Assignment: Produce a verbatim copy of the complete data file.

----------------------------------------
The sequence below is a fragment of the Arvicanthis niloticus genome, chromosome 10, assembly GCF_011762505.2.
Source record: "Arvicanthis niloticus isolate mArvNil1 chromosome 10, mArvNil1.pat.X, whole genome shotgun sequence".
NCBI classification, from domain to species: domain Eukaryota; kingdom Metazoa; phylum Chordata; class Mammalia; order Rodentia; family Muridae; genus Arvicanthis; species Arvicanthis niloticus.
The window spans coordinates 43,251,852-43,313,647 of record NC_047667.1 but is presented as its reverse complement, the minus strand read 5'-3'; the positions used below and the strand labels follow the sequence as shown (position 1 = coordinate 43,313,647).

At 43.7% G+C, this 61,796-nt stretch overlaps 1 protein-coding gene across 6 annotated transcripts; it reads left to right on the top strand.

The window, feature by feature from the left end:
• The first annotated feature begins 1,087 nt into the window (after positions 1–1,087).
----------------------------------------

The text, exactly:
The sequence below is a fragment of the Arvicanthis niloticus genome, chromosome 10, assembly GCF_011762505.2.
Source record: "Arvicanthis niloticus isolate mArvNil1 chromosome 10, mArvNil1.pat.X, whole genome shotgun sequence".
NCBI classification, from domain to species: domain Eukaryota; kingdom Metazoa; phylum Chordata; class Mammalia; order Rodentia; family Muridae; genus Arvicanthis; species Arvicanthis niloticus.
The window spans coordinates 43,251,852-43,313,647 of record NC_047667.1 but is presented as its reverse complement, the minus strand read 5'-3'; the positions used below and the strand labels follow the sequence as shown (position 1 = coordinate 43,313,647).

At 43.7% G+C, this 61,796-nt stretch overlaps 1 protein-coding gene across 6 annotated transcripts; it reads left to right on the top strand.

The window, feature by feature from the left end:
• The first annotated feature begins 1,087 nt into the window (after positions 1–1,087).